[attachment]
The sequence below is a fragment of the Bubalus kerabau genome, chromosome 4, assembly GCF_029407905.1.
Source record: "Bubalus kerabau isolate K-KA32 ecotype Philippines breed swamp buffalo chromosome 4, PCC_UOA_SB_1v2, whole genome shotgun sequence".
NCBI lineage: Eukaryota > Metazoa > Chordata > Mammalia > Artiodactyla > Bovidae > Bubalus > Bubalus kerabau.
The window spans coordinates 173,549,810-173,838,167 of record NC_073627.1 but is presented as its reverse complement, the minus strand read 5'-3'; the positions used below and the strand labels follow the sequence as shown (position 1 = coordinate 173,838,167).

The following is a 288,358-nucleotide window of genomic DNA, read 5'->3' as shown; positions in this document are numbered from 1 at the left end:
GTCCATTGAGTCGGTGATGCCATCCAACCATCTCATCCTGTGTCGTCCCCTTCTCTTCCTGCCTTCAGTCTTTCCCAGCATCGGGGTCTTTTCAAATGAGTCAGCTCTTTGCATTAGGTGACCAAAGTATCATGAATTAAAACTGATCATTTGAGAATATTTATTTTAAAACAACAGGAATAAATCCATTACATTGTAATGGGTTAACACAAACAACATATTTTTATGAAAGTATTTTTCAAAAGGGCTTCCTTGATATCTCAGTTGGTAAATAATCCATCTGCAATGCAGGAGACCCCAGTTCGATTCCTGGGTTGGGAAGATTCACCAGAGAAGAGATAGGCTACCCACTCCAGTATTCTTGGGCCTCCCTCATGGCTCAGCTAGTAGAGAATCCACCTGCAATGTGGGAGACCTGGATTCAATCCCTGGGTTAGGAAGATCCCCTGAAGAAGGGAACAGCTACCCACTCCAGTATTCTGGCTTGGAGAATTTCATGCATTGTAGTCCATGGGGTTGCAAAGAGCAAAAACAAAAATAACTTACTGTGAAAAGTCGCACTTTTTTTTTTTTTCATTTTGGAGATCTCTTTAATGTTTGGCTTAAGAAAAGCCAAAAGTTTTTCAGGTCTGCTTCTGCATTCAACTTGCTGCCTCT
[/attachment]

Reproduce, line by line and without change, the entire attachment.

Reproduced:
The sequence below is a fragment of the Bubalus kerabau genome, chromosome 4, assembly GCF_029407905.1.
Source record: "Bubalus kerabau isolate K-KA32 ecotype Philippines breed swamp buffalo chromosome 4, PCC_UOA_SB_1v2, whole genome shotgun sequence".
NCBI lineage: Eukaryota > Metazoa > Chordata > Mammalia > Artiodactyla > Bovidae > Bubalus > Bubalus kerabau.
The window spans coordinates 173,549,810-173,838,167 of record NC_073627.1 but is presented as its reverse complement, the minus strand read 5'-3'; the positions used below and the strand labels follow the sequence as shown (position 1 = coordinate 173,838,167).

The following is a 288,358-nucleotide window of genomic DNA, read 5'->3' as shown; positions in this document are numbered from 1 at the left end:
GTCCATTGAGTCGGTGATGCCATCCAACCATCTCATCCTGTGTCGTCCCCTTCTCTTCCTGCCTTCAGTCTTTCCCAGCATCGGGGTCTTTTCAAATGAGTCAGCTCTTTGCATTAGGTGACCAAAGTATCATGAATTAAAACTGATCATTTGAGAATATTTATTTTAAAACAACAGGAATAAATCCATTACATTGTAATGGGTTAACACAAACAACATATTTTTATGAAAGTATTTTTCAAAAGGGCTTCCTTGATATCTCAGTTGGTAAATAATCCATCTGCAATGCAGGAGACCCCAGTTCGATTCCTGGGTTGGGAAGATTCACCAGAGAAGAGATAGGCTACCCACTCCAGTATTCTTGGGCCTCCCTCATGGCTCAGCTAGTAGAGAATCCACCTGCAATGTGGGAGACCTGGATTCAATCCCTGGGTTAGGAAGATCCCCTGAAGAAGGGAACAGCTACCCACTCCAGTATTCTGGCTTGGAGAATTTCATGCATTGTAGTCCATGGGGTTGCAAAGAGCAAAAACAAAAATAACTTACTGTGAAAAGTCGCACTTTTTTTTTTTTTCATTTTGGAGATCTCTTTAATGTTTGGCTTAAGAAAAGCCAAAAGTTTTTCAGGTCTGCTTCTGCATTCAACTTGCTGCCTCT